Louisiana Gov. John Bel Edwards signed a bill into law that will significantly expand access to the state’s medical marijuana program.
The bill removes restrictions on which doctors are qualified to recommend medical cannabis and allows them to recommend the treatment for any condition the physician “considers debilitating to an individual patient.”
Louisiana’s current 2015 medical marijuana law details a long list of severe qualifying diseases and ailments for medical marijuana including cancer, epilepsy, glaucoma, post-traumatic stress disorder, seizures, and Parkinson’s disease. A 2018 amendment to the law included chronic pain as a qualifying condition.
The approved changes to the law will take effect in August.
The bill, sponsored by Rep. Larry Bagley (R-Stonewall) who serves as chair of the House health committee, was passed by both the House and Senate in the last legislative session ending June 1. The House voted 75-16 in favor, while the Senate approved it in a 28-6 vote.
Following Gov. Edwards’ signing of the bill into law, Bagley noted his former opposition to any medical cannabis legislation. It is only after it became law that he saw the positive impact it had on people’s lives.
As well as scrapping limits to the conditions that qualify for medical marijuana treatment, the new law means there is no requirement for physicians to first receive a license from the Louisiana State Board of Medical Examiners before they can recommend medical marijuana. Now, a physician must only hold “good standing” with the Board in order to recommend the treatment.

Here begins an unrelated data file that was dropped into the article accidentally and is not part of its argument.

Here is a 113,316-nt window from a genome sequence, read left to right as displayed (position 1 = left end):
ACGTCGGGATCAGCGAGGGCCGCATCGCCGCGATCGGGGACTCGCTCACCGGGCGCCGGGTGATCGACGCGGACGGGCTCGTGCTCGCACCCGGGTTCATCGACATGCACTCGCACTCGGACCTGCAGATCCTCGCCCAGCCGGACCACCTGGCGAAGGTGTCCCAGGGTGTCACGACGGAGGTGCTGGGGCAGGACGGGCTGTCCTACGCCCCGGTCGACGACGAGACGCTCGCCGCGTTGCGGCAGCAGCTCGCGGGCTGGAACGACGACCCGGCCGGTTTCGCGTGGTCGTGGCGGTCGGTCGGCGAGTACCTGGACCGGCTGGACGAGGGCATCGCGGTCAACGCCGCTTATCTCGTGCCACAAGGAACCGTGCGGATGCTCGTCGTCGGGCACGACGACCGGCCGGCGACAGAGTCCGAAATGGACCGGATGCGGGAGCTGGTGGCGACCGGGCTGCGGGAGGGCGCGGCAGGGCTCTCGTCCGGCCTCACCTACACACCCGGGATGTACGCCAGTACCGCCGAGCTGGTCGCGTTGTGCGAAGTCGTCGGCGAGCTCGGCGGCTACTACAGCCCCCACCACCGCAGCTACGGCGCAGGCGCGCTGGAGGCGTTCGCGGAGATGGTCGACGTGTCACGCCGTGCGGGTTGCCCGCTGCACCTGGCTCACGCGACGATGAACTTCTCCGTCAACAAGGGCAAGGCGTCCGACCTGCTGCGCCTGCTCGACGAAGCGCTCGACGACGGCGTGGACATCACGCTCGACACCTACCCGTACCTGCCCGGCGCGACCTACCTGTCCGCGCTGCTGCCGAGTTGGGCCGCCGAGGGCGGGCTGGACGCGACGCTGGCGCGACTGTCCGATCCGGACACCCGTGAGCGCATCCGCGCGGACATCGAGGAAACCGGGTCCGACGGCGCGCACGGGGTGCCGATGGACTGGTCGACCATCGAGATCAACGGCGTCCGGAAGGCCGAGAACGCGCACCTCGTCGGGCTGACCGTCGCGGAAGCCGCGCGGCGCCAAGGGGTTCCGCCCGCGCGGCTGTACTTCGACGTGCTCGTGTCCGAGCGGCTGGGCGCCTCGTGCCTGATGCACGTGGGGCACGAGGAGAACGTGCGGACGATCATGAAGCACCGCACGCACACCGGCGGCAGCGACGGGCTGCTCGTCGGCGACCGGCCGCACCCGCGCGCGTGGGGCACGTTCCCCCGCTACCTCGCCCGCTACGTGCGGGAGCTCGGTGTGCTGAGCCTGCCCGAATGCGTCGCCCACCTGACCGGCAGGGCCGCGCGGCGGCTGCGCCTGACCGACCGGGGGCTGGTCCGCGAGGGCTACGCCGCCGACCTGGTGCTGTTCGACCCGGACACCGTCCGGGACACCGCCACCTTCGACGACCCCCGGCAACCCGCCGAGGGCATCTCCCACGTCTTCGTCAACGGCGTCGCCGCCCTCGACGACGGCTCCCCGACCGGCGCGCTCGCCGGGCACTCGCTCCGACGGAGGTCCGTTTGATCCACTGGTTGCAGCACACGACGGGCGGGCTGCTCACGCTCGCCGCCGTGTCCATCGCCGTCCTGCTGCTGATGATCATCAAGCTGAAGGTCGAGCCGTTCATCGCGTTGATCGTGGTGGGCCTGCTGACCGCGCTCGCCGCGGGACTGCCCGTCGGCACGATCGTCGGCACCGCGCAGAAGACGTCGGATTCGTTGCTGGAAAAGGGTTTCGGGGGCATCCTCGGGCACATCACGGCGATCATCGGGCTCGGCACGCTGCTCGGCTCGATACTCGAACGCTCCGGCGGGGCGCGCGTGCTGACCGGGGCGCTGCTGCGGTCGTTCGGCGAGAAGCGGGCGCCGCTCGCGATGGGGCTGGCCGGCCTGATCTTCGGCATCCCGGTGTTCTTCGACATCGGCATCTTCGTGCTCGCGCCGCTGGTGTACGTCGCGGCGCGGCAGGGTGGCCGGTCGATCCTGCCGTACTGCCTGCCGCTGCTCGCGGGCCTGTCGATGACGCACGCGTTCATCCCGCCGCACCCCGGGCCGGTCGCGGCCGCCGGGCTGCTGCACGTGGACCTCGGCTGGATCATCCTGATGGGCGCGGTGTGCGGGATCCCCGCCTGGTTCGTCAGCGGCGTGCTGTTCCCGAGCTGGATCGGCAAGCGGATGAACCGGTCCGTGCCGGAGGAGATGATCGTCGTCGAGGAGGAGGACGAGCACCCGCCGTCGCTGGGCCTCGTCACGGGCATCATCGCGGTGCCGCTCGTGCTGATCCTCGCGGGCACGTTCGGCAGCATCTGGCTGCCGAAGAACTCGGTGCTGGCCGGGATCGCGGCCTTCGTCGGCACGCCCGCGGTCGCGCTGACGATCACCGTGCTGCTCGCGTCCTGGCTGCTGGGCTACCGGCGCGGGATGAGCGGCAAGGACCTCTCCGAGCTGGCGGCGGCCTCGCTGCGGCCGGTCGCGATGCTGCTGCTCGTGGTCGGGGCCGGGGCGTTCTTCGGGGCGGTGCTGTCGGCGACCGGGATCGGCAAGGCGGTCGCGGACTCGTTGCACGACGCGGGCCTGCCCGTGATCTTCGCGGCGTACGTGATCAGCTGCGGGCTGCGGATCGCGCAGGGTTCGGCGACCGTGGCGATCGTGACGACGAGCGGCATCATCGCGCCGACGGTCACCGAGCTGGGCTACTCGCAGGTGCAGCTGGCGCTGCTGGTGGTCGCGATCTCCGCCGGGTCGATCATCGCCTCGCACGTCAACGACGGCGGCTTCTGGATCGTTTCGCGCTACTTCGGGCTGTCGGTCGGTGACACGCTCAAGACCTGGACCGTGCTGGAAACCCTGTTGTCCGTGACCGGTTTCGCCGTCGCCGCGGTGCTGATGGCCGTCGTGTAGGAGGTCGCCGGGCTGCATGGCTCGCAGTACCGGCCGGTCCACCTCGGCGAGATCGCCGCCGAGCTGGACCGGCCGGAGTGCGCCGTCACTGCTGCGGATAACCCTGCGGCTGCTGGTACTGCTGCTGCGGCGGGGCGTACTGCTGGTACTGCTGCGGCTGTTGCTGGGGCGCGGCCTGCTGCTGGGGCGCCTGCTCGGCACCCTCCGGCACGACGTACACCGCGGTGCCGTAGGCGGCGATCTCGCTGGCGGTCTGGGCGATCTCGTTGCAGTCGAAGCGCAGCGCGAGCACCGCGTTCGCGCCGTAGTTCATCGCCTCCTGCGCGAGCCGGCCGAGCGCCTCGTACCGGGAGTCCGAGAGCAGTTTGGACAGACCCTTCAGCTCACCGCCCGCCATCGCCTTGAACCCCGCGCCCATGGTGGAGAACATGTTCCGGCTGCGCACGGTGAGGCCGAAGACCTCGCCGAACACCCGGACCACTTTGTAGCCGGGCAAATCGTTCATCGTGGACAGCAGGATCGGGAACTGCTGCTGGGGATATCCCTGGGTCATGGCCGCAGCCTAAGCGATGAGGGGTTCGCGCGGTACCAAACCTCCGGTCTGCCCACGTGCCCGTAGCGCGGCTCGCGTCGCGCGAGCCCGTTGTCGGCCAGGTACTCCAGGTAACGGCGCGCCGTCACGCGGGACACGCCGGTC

The new law goes a long way to loosening up Louisiana’s restrictive medical marijuana laws. So far, the state has reported limited patient uptake and few operational pharmacies. There are only two authorized grow sites, and one of them has yet to bring any medical cannabis to market.
Louisiana’s medical marijuana program has been plagued by delays since former Gov. Bobby Jindal revived the state’s decades-old medical cannabis program in 2015. While formally legal in limited forms since the late 1970s, the program never got off the ground.
The revived medical cannabis program launched last August but so far there are only nine licensed medical cannabis pharmacies for a widely dispersed population of nearly 5 million. State figures reveal that little more than 4,000 patients signed up for Louisiana’s medical marijuana program in the first three months of its existence.
According to David Brown, former president of Sensible Marijuana Policy for Louisiana, these low numbers suggest “the lion’s share of cannabis medicine in Louisiana is being supplied by the black market.”
Another reason for the limited patient uptake could be the ban on smokable forms of marijuana for medical purposes. The treatment is only available in oils, pills, liquids, topical applications and inhalers. Louisiana lawmakers have also been busy with other pieces of marijuana-related legislation. One of the bills would shield financial institutions from federal interference for providing their services to legitimate marijuana businesses. The other would require the House Labor and Industrial Relations Committee to set up “a task force to study and make recommendations relative to the cannabis industry projected workforce demands.”